Second Sunday after the Epiphany
1 Corinthians 1:1-9
Yahweh has called me from the womb; from the inside of my mother he has mentioned my name.
Today’s Old Testament lesson is one of four servant songs from Isaiah the prophet. These servant songs describe the Messiah, whom we identify as Jesus Christ our Lord. Today’s song is from the servant’s perspective and in it we see that the servant is not only sent to restore Israel, but to draw the whole world into God’s heart. Everyone is invited to experience God’s salvation. His grace reaches to the very ends of the earth.
This was the plan all along. The servant said, “Yahweh has called me from the womb; from the inside of my mother he has mentioned my name.” We know from the Nativity story that God told Mary and Joseph the name they should give Jesus. A few weeks ago we talked about His name; I wrote, “God is given dozens of names in the scriptures: Creator, Almighty God, Father, the Lord our Righteousness, ‘I AM.’ The Holy Spirit has a special name: the Counselor. Jesus is identified by certain names: the Light of the World, Savior, Redeemer, the Christ, and Son of God. The name Jesus is especially important; it means ‘the Lord saves.’ It is by His name we are saved. Paul writes to the Philippians that the name of Jesus is the name above all other names, that at His name every knee will bow and every tongue confess that Jesus is Lord. It is His name we take when we are baptized, we become Christians by faith. His name is written on our hearts and on our heads. In His name we are adopted and made heirs of the Kingdom of God.”
God knew from the beginning that He would send Jesus to save us. The promises begin in Genesis and continue through the books of Moses, the history of Israel and the words of the prophets.
John recognized Him.
John had a pretty good thing going. He was followed by many, sought out by men for baptism and to hear his teaching. Even the Pharisees and Sadducees seemed to be interested in what he had to say. Herod was fascinated by his teaching. He had disciples, men who had committed to his cause, who were with him as he ministered. He could have been a powerful force in and around Jerusalem, perhaps even as a military leader. Certainly there were others who were fighting the Romans, and a powerful leader was what the people sought to save them from Rome.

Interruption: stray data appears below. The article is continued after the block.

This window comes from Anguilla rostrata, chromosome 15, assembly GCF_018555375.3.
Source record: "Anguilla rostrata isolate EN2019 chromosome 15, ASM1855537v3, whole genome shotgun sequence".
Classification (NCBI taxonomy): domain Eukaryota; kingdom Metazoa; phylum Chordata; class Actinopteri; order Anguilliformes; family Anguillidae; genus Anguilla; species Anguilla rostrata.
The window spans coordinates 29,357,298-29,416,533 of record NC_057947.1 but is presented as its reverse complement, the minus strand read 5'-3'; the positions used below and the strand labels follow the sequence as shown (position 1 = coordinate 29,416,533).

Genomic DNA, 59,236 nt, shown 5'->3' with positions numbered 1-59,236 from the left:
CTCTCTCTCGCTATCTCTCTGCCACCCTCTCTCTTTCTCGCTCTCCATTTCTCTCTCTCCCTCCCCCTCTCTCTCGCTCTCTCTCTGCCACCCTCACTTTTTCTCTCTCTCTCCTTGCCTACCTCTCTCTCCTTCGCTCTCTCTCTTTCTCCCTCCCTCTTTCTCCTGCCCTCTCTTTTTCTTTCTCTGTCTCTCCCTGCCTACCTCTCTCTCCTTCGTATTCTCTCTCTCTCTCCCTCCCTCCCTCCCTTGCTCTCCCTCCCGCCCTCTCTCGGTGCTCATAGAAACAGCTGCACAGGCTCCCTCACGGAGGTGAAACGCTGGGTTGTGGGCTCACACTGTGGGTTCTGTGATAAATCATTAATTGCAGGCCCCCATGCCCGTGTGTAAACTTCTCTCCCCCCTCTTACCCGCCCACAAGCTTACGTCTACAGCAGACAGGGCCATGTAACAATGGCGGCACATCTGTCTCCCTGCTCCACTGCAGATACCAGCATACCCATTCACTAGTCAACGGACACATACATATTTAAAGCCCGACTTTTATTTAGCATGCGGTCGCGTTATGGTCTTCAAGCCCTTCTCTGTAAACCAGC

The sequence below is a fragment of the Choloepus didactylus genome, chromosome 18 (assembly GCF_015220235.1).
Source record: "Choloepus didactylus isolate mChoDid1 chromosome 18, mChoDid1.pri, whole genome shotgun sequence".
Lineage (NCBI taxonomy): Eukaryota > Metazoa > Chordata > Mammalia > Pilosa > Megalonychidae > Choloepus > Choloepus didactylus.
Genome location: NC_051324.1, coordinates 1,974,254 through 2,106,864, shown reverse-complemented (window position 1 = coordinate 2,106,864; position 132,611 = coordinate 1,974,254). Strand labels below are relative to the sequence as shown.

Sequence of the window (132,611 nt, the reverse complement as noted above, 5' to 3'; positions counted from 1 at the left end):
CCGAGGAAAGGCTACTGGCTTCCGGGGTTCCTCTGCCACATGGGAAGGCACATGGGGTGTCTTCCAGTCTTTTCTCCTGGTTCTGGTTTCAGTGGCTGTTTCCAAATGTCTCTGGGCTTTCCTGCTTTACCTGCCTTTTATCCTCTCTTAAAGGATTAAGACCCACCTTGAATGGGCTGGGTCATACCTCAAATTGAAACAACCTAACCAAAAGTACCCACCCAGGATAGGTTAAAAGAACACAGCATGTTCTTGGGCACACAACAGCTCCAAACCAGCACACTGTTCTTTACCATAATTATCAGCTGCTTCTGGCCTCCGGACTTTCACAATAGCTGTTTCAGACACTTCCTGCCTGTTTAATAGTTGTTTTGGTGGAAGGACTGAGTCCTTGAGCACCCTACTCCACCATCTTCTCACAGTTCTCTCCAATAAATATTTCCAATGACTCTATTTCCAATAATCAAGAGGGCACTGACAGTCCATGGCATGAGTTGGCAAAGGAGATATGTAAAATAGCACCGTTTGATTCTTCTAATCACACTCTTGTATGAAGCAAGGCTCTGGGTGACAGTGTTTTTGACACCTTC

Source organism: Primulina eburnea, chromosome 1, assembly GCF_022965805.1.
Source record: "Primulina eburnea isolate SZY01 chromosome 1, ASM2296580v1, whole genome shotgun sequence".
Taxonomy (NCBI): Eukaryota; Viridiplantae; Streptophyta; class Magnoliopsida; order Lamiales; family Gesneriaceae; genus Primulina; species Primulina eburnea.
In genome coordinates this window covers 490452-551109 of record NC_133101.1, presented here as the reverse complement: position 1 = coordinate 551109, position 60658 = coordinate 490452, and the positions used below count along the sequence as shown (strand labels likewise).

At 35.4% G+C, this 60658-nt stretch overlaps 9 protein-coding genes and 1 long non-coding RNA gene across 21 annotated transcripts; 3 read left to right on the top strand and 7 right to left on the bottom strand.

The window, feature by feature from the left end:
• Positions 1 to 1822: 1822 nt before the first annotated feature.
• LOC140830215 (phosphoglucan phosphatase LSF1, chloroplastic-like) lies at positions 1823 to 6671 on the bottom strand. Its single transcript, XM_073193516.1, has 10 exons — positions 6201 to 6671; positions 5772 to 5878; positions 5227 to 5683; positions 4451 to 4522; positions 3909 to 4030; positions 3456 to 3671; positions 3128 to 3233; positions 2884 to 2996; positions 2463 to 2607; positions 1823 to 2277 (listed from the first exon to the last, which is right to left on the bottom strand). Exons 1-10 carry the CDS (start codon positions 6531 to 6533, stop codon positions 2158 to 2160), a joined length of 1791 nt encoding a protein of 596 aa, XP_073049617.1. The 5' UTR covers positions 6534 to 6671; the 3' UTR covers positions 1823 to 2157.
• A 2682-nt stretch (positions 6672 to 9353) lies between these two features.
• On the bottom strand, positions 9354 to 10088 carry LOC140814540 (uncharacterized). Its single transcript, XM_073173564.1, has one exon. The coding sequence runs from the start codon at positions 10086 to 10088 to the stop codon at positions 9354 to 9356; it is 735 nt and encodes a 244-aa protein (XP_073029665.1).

Did John think twice before pointing out Jesus to his disciples? He must have known he would lose followers. John had to do what God intended. He was not meant to be a powerful leader, but instead was born to point the way to Jesus. He even told his disciples when they argued against Jesus that he must be diminished so Jesus could flourish. (John 3:30)
The Gospel lesson for today shows John pointing to Jesus and declaring that He is the Lamb of God. In the verses preceding our text, John answers the question of the Jewish leaders that he is not the Christ. He admits that he’s really a nobody compared to the One who is to come; he’s just the messenger proclaiming the coming of the One for whom they were waiting. They wondered why he was baptizing if he’s a nobody, but he said, “I baptize in water, but among you stands one whom you don’t know. He is the one who comes after me, who is preferred before me, whose sandal strap I’m not worthy to loosen.”
Last week we heard about John baptizing Jesus even though he thought himself unworthy to do so. With that act of obedience, Jesus appeared on the scene, and John witnessed the very thing that God told him he would see: the Holy Spirit rested on the One whom He has sent. John saw the fulfillment of the promises; the One whom God planned all along was finally breaking into the world to accomplish His work of salvation. In today’s passage, John pointed to Jesus and told the crowds that Jesus was the One he was talking about. “See, that’s Him.” Two of John’s disciples followed Jesus.
We are still at the beginning of the Epiphany season, the time we talk about the revelation of Jesus Christ to the world. It is a long Epiphany this year, with seven Sundays (there can be as many as eight) so we’ll have plenty of time to get to know Jesus before we begin the penitent period of Lent. In the next few weeks we’ll study the Sermon on the Mount, focusing heavily on Matthew chapter 5, but before we get there we are reminded that Jesus is the fulfillment to God’s promises. He is the One we seek; He is the One God named even before He was born. He is the One who was chosen even before the beginning of time.